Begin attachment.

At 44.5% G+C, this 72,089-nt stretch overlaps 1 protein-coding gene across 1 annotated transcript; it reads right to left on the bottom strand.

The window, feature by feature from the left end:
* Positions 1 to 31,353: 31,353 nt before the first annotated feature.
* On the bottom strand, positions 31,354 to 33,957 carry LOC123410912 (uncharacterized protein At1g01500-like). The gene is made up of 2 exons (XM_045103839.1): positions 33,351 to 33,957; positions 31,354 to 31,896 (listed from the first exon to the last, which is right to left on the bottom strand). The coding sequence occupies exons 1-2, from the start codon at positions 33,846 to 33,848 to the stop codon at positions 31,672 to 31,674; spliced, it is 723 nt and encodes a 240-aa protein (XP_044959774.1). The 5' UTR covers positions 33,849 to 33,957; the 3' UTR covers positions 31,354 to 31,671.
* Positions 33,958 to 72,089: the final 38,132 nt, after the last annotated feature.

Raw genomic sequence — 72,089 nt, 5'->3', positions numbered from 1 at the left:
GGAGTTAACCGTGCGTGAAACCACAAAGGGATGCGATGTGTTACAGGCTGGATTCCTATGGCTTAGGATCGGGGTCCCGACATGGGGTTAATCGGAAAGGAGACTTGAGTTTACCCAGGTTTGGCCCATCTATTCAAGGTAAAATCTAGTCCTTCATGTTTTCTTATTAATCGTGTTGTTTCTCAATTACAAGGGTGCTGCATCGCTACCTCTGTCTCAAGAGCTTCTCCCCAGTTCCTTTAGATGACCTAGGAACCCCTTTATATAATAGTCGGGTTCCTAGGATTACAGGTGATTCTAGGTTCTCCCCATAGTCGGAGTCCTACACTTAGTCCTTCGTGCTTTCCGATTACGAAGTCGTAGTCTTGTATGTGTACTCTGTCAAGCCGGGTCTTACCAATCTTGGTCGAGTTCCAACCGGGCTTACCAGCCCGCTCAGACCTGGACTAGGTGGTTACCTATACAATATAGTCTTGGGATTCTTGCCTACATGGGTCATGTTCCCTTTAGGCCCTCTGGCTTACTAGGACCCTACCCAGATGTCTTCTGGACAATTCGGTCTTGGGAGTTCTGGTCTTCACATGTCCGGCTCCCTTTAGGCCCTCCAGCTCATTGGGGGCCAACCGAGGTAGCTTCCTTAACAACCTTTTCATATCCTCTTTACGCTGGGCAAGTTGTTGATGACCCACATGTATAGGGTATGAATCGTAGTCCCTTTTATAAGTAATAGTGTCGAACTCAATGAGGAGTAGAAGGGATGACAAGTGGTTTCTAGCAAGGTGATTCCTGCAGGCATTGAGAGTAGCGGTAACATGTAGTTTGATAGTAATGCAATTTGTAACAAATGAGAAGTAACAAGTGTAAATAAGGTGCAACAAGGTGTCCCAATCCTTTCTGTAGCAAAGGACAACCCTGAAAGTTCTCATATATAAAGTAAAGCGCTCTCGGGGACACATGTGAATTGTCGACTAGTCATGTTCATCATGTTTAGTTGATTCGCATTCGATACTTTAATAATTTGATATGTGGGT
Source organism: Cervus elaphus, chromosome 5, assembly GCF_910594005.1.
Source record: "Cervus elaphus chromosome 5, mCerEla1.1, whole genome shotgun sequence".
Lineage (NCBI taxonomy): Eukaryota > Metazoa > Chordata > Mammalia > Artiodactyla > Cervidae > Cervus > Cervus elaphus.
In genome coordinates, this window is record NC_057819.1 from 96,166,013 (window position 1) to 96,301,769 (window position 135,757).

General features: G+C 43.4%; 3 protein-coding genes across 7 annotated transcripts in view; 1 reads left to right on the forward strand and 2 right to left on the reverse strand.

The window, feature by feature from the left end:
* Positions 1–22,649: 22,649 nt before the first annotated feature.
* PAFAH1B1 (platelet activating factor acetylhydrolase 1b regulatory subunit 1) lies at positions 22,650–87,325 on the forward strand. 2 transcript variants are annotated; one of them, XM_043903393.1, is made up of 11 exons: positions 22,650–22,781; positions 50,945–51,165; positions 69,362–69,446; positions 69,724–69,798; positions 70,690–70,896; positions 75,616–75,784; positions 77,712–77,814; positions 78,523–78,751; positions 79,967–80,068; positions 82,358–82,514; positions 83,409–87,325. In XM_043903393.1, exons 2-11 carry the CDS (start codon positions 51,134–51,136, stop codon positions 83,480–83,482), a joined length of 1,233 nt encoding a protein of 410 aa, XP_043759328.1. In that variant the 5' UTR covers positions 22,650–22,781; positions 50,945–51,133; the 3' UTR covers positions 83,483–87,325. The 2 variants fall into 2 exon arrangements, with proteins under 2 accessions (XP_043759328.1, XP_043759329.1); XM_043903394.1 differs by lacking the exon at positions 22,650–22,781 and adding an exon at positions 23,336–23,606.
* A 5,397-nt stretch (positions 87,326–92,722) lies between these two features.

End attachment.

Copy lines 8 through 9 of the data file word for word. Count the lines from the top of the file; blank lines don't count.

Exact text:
Source organism: Cervus elaphus, chromosome 5, assembly GCF_910594005.1.
Source record: "Cervus elaphus chromosome 5, mCerEla1.1, whole genome shotgun sequence".